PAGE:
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Oh, The Innocents

by Rich See

Will you marry me again and turn back time?
---Betsy sings to her husband Jeremy

Liz Mamana as Betsy, Eric Sutton as Josh, and Peter Wylie as Jeremy
L. Mamana, E. Sutton and P. Wylie
(Photo: Stan Barouh)

For a bit of home grown theatre that pulls in the streetscapes of Washington, DC check out Theater J's newest production Oh, The Innocents. It's a humorous, uplifting production perfect to escape the summer heat and humidity.

The plot line is a "what happens after boy meets girl and they get married?" kind of thing mixed with comments about the music industry. In short, Jeremy and Betsy are married twenty-six-year-old's living in DC's Eastern Market. Musical artist hopefuls, they are living life like retro 1960's beatniks, talking about their convictions, the purity of their love, making honest music together, and being "in sync" with one another. During the day Jeremy teaches piano and Betsy works on the Hill; in the evenings they perform at local clubs. Jeremy's best friend Joshua, whom he attended Julliard with, is a man whose life seems to have stopped. He lives in an empty apartment, spends his days at a job he doesn't enjoy, has quit playing music altogether, and secretly longs for Betsy. Meanwhile, Alex, the ultra-wealthy mother of one Jeremy's piano students, has her eyes set on Jeremy. Bored in her marriage, not very happy being a mother to two children, and twelve years his senior, she is not afraid to go after what she wants. Once Zev, the wolf-like record producer makes his entrance, Jeremy and Betsy's purity, love, music, and convictions begin to unravel as these "innocents'" eyes are opened up to their own imperfections and shortsightedness.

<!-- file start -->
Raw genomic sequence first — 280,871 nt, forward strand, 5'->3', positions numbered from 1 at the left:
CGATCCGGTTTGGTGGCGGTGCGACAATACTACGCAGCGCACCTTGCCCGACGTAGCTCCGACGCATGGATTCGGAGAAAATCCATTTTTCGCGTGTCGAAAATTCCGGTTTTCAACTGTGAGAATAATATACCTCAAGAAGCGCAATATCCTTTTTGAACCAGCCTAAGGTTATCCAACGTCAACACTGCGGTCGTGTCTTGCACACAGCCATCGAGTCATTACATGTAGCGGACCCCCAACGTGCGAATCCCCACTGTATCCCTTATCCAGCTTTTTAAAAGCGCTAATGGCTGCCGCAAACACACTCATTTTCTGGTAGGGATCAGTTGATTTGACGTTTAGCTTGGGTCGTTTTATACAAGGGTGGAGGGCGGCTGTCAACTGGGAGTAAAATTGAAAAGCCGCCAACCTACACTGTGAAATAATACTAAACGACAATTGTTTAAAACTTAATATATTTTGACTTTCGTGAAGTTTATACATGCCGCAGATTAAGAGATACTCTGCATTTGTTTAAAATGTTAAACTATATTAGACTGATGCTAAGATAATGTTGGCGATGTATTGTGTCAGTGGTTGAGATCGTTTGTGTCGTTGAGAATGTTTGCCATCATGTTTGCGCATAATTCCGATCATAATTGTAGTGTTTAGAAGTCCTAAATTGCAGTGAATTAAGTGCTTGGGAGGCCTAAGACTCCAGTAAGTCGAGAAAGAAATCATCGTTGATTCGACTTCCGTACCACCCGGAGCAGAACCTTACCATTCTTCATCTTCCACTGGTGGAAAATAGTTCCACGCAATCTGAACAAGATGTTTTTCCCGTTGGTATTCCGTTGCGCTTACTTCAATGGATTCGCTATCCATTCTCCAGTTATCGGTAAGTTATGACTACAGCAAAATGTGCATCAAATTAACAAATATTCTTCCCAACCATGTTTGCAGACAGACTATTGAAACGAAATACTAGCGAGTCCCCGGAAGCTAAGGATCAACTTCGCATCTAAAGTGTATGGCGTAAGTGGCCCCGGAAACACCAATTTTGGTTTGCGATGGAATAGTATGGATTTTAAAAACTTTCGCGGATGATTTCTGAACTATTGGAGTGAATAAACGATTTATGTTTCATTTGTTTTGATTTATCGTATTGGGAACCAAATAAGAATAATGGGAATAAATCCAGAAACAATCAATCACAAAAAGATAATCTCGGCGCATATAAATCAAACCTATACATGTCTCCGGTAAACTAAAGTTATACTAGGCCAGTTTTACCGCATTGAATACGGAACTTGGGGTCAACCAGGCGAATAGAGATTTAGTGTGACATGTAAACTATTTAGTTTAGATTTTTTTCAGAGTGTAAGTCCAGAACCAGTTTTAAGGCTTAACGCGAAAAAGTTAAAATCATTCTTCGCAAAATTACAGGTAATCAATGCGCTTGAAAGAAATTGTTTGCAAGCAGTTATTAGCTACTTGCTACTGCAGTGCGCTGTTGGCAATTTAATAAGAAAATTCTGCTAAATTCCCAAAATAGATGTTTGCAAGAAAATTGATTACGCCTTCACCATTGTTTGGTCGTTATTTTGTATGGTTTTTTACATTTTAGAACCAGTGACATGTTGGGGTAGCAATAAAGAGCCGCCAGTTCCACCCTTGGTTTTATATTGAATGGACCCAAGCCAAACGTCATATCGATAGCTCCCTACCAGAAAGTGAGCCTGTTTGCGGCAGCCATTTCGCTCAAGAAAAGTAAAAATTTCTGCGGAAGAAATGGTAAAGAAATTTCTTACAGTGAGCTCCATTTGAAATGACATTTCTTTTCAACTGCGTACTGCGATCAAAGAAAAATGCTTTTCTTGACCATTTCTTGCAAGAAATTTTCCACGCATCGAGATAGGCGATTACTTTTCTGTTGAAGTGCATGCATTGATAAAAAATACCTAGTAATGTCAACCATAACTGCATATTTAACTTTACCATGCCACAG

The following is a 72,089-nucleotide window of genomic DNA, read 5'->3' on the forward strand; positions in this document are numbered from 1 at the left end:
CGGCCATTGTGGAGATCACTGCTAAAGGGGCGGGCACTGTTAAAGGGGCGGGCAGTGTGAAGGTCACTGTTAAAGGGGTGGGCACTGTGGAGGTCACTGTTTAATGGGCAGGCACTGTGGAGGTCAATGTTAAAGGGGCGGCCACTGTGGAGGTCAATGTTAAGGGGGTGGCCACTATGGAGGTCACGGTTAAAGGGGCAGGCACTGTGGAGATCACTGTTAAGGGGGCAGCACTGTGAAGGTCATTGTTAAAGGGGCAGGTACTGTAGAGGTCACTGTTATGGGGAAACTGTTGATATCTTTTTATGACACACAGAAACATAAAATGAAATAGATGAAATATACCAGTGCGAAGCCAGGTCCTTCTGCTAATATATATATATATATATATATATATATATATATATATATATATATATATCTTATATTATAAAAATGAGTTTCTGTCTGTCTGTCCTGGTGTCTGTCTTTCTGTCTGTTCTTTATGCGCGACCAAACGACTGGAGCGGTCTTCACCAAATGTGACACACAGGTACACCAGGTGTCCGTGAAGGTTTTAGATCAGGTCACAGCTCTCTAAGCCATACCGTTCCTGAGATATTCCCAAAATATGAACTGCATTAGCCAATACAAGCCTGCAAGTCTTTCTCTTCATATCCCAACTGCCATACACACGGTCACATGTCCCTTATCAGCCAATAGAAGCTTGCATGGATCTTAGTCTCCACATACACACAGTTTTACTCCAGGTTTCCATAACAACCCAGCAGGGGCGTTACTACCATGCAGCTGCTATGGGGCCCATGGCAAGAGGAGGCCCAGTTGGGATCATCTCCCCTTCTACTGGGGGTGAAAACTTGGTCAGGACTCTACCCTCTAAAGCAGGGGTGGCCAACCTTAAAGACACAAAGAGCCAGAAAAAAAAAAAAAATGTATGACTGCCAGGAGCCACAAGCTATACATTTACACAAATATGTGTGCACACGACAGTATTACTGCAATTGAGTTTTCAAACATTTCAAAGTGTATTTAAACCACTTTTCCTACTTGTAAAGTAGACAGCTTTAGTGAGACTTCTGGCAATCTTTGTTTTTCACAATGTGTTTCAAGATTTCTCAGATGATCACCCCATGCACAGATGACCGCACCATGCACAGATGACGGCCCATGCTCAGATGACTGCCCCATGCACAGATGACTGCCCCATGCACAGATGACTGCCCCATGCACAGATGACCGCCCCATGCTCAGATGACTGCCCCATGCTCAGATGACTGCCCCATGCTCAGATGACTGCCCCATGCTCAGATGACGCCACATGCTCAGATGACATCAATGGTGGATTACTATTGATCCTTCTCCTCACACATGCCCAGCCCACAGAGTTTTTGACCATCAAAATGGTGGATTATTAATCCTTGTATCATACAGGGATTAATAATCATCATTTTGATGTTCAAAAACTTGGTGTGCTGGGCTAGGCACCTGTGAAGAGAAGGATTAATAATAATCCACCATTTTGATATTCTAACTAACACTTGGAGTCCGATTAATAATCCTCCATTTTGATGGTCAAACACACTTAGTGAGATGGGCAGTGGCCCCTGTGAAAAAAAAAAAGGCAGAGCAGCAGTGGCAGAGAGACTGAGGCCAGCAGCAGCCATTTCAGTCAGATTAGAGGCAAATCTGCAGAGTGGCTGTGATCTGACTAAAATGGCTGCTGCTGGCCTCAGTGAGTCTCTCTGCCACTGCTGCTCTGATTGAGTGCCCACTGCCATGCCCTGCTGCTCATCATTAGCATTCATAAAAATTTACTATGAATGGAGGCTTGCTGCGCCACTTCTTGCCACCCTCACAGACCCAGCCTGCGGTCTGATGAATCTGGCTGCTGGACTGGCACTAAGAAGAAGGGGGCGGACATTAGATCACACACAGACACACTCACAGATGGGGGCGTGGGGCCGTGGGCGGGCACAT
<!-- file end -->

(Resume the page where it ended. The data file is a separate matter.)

Written and directed by the theatre's Artistic Director, Ari Roth, Oh, The Innocents was first produced in Rochester, NY as a one act and set in New York City's Brooklyn Heights and Upper East Side neighborhoods. That was fourteen years ago and in the interim, Roth has updated and expanded the play, added his own music, and moved the action to Adams-Morgan, Eastern Market, and Potomac, MD. And with this production he is making his DC directorial debut. For his move into Washington's circle of directors he has made a good choice by choosing his own material. It's very apparent that he loves this show, has pulled together a dedicated cast and production team, and has a personal interest in its success.

Daniel Conway's set is a Washington dream apartment in the making. Three tiers with light hard wood floors, grayish brick walls, and mesh screens; incorporating futons, a piano, armchair, and a replica of local coffee house Tryst's bar. The back walls slide away to reveal different outdoor scenes and to pull The Musician (played by Music Director Steve McWilliams) into the action. Jason Arnold's lighting uses the wood and mesh of the set to reflect a variety of golds, pinks, and blues. Susan Chiang's costumes hit the mark. Jeremy is constantly dressed in denim, Joshua in suits to reflect his bank job, Betsy's clothes change from Act One to Act Two to showcase the difference between her inner and outer selves, while Alex's outfits cover the range for a wealthy socialite, and daughter Laurel looks like a spoiled rich kid.